Composites are structural products comprising a combination of dissimilar constituent materials. The overall engineering performance characteristics of a finished composite far exceed those achievable from any of the individual components used in isolation.
The use of composites by mankind dates back into antiquity, with one of the earliest recorded uses being the manufacture of mud bricks incorporating straw reinforcement. Reinforced concrete is a more recent example.
Most modern engineering composites comprise a thermosetting resin matrix in combination with a fibrous reinforcement. Some advanced thermoplastic resins are also used, whilst some composites employ mineral filler reinforcements, either alone or in combination with fibrous types. Cellular reinforcements (foams and honeycombs) are also used to impart stiffness in conjunction with ultra light weight.
Modern day reinforcements include glass, carbon and aramid fibres, these being available in a variety of forms (continuous, chopped, woven, multi-axial) as well as combinations of these. Careful selection of reinforcement type enables finished product physical strength characteristics to be tailored to almost any specific engineering requirement. Glass fibre is by far the most widely used fibrous reinforcement, hence the terms "GRP" (glass reinforced plastic), "Fibreglass" and "FRP" (fibre reinforced plastic) are often used to describe articles fabricated from composites.
Commonly used thermosetting resin matrices include polyester, epoxy, vinyl ester and phenolic types. Selection of appropriate resin type enables the designer to vary the service temperature capabilities, chemical resistance properties, weatherability, electrical properties, fire resistance and adhesive characteristics of the finished composite.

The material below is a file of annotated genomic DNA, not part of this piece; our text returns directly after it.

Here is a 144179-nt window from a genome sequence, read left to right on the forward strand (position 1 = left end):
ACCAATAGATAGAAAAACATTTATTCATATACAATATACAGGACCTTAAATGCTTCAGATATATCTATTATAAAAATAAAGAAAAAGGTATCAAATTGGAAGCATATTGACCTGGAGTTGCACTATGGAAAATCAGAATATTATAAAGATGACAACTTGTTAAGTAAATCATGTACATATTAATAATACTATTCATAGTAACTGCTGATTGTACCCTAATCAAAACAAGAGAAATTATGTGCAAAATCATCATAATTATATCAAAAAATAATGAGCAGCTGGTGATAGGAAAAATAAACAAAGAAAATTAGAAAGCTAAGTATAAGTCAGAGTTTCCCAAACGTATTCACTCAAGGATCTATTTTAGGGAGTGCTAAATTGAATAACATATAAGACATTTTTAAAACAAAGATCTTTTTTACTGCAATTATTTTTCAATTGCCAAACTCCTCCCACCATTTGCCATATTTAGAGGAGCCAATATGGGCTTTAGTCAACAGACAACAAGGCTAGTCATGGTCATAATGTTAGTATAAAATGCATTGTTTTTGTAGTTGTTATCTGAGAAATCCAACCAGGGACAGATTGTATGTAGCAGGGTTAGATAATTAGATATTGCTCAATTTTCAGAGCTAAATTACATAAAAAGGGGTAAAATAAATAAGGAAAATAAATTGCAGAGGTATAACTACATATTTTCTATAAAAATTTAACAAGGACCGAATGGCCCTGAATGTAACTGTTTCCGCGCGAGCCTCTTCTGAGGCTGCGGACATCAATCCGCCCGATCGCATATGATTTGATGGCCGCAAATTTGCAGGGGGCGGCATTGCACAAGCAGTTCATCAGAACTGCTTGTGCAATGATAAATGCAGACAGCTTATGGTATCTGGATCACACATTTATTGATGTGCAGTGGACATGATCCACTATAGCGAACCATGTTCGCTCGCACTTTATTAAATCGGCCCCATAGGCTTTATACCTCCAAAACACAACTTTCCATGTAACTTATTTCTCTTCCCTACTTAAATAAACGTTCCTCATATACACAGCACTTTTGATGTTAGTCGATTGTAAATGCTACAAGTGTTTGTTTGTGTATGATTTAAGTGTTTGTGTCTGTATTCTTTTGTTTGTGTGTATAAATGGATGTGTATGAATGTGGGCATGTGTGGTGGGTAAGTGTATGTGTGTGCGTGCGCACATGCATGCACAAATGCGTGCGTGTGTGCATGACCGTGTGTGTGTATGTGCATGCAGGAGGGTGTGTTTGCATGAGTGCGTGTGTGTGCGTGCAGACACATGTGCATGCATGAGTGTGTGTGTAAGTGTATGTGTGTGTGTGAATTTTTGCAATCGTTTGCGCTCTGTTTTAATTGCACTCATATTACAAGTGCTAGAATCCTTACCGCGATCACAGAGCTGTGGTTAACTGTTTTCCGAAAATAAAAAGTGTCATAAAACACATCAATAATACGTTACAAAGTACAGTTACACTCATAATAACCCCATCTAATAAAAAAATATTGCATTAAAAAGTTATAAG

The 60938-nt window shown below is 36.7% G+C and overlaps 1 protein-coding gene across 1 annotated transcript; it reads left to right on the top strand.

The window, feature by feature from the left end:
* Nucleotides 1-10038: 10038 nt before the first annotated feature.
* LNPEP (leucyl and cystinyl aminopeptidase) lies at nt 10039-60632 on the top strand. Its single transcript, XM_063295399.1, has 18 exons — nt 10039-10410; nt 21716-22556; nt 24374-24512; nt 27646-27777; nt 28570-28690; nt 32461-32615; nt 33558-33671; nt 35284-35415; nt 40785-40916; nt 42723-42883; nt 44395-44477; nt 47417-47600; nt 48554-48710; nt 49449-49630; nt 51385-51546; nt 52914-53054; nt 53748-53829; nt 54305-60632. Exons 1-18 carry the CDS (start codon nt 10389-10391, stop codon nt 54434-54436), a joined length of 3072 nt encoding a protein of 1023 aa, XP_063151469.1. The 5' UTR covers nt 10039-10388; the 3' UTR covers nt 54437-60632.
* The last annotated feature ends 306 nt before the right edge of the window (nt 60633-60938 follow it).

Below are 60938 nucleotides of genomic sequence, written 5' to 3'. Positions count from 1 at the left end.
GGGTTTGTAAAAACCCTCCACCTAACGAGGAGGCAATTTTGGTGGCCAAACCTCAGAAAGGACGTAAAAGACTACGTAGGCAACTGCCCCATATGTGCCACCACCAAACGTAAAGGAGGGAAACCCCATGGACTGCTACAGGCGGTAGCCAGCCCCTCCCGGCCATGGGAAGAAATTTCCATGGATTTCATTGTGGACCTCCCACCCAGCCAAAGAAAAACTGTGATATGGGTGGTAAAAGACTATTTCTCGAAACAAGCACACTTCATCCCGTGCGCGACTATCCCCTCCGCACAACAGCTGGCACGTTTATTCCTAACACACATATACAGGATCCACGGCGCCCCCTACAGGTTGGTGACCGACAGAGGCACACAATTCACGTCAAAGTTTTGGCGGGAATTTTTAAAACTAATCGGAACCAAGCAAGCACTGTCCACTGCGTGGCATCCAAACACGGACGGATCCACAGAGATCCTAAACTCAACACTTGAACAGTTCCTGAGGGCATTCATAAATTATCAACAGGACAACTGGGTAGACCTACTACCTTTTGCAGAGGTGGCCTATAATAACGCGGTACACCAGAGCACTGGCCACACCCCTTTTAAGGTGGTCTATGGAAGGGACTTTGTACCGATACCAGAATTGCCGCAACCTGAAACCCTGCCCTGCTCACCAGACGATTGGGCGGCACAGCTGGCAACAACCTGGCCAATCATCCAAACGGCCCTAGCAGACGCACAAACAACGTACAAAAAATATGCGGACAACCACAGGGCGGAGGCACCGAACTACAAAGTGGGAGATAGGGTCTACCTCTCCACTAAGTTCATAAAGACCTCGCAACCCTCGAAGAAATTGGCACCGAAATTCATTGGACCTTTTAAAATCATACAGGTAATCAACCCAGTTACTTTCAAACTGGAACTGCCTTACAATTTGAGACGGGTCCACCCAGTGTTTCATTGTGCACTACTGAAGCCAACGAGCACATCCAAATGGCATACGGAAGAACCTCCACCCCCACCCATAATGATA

Almost any article which can be produced in traditional materials such as metals can be manufactured from composites. Whilst the use of composites will be a clear choice in many instances, material selection in others will depend on factors such as working lifetime requirements, number of items to be produced (run length), complexity of product shape, possible savings in assembly costs and on the experience and skills of the designer in tapping into the optimum potential of composites. In some instances, best results may be achieved through the use of composites in conjunction with traditional materials.
Fabrication processes, too, have undergone substantial evolution in recent years. Although the traditional hand lay-up process will remain the process of choice for some applications, new developments in pultrusion, resin transfer moulding, vacuum infusion, sheet moulding compound, low temperature curing prepregs and low pressure moulding compounds are taking the industry to new heights of sophistication, and are now being exploited in high technology areas such as the aerospace industry.
To further investigate the potential suitability of composites for your needs, use the links to contact engineering and design consultants experienced in the use of composites.
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